Alexis Teagarden


Alexis Teagarden, PhD

Associate Professor / Writing Program Administrator

English & Communication




Liberal Arts 339


2014Carnegie Mellon UniversityPhD
2008Johns Hopkins UniversityMA
2005Georgetown UniversityBA


  • First-Year Writing
  • Rhetorical Theory and Methods
  • Teaching Methods
  • Composition Theory and Pedagogy





Argument-focused course that introduces students to scholarly reading and writing strategies. Students practice widely-applicable methods of reading, writing, and revising arguments. Students read college-level arguments from diverse popular, public, and academic genres in order to develop their academic skills of analyzing single arguments, synthesizing multiple perspectives, and composing informed responses to an ongoing conversation.

The study and contemporary application of ancient Greek and Roman rhetorical theory. Students will apply rhetorical theory in ongoing analyses of a wide range of communication media (written, spoken, visual) and in their own writing.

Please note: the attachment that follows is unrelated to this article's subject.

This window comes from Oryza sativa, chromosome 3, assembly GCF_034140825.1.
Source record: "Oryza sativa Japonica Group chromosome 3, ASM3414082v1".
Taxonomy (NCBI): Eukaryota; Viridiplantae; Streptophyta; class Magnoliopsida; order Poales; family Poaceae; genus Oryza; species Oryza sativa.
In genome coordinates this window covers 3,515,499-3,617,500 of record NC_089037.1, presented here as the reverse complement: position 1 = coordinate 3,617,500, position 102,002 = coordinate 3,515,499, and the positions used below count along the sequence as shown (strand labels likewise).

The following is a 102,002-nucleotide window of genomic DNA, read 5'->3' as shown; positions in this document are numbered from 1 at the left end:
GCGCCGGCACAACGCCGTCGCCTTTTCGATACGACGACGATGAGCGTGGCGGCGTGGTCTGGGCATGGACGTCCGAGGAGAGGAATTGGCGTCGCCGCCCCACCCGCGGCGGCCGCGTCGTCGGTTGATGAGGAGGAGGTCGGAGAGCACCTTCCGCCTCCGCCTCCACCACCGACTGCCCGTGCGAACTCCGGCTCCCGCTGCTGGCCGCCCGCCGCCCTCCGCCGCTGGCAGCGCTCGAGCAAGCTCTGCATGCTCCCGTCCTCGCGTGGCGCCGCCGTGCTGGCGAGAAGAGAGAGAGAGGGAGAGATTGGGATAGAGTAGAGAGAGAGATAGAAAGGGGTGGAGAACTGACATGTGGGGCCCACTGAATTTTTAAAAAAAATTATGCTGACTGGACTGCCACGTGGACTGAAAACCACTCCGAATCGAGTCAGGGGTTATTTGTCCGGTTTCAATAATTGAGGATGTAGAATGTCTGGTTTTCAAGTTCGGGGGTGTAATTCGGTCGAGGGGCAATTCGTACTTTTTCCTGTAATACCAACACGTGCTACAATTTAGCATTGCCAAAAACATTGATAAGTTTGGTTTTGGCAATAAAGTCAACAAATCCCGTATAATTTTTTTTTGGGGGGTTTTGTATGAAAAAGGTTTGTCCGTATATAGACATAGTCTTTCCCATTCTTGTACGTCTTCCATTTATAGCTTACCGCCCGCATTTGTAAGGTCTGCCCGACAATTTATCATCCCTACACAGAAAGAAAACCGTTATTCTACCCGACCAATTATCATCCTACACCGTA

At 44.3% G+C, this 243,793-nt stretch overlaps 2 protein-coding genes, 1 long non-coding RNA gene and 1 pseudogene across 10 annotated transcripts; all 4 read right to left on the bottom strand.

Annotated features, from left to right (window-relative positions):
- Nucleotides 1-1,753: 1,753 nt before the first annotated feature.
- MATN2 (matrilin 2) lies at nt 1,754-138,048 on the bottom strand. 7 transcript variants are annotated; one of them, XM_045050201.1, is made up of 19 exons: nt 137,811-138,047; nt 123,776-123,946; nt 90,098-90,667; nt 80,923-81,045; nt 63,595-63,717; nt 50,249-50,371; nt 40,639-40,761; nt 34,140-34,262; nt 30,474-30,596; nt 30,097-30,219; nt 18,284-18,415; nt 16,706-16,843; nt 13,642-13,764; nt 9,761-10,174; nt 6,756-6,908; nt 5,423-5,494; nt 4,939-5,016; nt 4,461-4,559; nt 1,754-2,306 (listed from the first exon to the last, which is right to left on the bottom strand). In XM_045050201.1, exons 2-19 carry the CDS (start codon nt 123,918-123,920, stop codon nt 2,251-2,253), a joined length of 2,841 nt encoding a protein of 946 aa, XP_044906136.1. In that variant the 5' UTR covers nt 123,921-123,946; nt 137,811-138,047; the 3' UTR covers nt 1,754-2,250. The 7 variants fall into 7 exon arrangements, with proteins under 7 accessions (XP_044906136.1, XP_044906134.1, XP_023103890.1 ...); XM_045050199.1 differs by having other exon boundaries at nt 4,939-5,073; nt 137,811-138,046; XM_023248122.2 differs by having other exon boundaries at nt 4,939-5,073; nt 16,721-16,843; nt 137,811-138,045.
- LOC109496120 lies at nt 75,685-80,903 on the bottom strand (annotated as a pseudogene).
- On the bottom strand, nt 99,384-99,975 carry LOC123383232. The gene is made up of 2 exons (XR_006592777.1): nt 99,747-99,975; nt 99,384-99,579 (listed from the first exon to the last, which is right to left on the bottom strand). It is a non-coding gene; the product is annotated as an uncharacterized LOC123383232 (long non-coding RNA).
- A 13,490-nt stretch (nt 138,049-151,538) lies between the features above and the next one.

Non-traditional, modern, or emerging rhetorical theories. Building from Rhetoric I, students will apply post-Classical rhetorical approaches to study and practice public and professional forms of communication, across a range of media.


Research interests

  • First-Year Composition
  • Information Literacy/Research Skills
  • Intellectual Risk
  • Student Evaluations of Teaching
  • Faculty/Professional Development

Curious about rhetoric writ large and small, Alexis Teagarden’s research follows three questions: How do national and local publics interact, how does language shape public policy, and how do we negotiate US education’s many competing values? Her current work focuses on where these questions intersect: the lively, highly argumentative reform called charter schools. She also grounds her research in classroom practice, asking how college writing pedagogy, assessment, and program administration can better foster student development. To that end she is currently examining the role intellectual risk can and should play in the writing classroom. She teaches courses in the First Year English program, which she also directs.

She holds Ph.D. in Rhetoric from Carnegie Mellon University and a Masters of Teaching (Secondary English) from The Johns Hopkins University. She is an alumna of Teach for America and did her undergraduate work at Georgetown University.